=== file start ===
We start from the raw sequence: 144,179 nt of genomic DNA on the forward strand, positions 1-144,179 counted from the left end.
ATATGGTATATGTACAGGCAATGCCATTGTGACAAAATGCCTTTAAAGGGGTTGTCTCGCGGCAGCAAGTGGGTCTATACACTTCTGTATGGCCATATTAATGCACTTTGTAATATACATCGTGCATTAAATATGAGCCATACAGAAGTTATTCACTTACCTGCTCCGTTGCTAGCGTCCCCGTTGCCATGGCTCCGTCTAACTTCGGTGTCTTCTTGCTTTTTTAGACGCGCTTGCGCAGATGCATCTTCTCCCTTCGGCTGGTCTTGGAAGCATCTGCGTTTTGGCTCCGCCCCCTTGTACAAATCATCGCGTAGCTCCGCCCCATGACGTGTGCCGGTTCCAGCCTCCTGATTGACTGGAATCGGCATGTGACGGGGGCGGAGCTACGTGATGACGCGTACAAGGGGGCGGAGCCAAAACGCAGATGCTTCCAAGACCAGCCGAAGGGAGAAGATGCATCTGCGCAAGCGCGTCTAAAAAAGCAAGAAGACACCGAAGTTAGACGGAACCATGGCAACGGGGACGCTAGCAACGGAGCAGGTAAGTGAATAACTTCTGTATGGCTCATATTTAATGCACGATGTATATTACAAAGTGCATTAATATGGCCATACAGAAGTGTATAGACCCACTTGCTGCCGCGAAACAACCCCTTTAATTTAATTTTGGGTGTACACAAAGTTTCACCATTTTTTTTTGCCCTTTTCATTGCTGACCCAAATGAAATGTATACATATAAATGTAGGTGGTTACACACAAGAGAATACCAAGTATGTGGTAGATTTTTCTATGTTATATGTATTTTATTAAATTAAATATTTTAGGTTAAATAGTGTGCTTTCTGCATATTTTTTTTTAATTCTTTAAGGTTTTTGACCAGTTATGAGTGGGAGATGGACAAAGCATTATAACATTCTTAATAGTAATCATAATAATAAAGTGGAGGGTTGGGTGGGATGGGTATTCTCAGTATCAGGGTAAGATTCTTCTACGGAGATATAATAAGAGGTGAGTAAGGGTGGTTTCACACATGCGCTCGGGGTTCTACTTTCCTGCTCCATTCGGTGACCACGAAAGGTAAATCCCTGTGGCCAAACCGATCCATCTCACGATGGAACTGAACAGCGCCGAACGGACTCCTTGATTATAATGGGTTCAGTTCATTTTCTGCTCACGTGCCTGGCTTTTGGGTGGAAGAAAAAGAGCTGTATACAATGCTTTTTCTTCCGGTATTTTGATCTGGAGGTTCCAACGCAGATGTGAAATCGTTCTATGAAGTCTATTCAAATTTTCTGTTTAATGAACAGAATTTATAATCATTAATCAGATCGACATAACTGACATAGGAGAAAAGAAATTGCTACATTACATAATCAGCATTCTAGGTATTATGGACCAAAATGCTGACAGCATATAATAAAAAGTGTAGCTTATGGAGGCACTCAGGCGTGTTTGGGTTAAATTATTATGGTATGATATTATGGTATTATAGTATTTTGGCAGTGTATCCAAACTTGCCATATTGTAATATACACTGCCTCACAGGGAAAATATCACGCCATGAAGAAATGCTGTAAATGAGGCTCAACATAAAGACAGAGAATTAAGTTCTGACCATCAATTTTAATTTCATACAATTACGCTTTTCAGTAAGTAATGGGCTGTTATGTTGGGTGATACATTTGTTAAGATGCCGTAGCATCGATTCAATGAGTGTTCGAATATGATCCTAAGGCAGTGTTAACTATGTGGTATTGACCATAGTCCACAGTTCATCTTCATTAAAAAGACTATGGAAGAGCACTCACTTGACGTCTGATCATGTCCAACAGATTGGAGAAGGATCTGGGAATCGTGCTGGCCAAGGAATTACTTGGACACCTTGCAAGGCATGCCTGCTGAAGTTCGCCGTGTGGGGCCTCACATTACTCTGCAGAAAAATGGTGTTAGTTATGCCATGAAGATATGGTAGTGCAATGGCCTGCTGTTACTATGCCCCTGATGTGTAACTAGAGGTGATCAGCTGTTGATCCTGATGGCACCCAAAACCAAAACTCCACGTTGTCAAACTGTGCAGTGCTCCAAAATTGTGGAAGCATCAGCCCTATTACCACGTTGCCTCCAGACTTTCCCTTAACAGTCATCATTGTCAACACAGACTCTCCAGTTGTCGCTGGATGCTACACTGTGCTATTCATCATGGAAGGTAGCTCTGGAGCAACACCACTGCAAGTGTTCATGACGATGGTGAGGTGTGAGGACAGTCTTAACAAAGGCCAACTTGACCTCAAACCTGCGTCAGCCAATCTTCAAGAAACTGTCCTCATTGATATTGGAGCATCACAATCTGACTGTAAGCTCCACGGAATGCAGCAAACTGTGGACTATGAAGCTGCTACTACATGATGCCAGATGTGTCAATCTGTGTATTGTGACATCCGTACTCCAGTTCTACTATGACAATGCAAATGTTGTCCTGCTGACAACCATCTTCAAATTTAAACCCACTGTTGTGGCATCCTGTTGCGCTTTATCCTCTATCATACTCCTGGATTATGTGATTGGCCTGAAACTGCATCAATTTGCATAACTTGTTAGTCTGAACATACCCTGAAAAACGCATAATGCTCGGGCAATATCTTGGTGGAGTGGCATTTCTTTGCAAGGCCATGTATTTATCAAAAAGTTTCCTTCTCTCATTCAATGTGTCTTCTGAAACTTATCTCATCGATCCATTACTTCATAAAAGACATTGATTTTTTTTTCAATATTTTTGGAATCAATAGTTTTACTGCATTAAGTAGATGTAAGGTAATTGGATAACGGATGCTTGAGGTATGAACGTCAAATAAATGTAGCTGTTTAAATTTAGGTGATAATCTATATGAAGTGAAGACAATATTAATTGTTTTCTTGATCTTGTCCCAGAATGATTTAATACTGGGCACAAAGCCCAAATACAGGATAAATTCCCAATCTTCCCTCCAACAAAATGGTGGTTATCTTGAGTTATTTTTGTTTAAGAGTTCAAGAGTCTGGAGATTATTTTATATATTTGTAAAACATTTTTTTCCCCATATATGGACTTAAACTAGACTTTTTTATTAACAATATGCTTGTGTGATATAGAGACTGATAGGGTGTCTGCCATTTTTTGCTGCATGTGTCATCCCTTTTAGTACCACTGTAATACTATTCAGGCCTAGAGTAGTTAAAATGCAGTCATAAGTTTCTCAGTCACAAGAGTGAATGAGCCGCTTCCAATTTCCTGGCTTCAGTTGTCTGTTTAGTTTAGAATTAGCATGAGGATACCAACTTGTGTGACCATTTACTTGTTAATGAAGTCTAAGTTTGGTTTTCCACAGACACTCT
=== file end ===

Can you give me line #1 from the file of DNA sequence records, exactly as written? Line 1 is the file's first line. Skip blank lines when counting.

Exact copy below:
We start from the raw sequence: 144,179 nt of genomic DNA on the forward strand, positions 1-144,179 counted from the left end.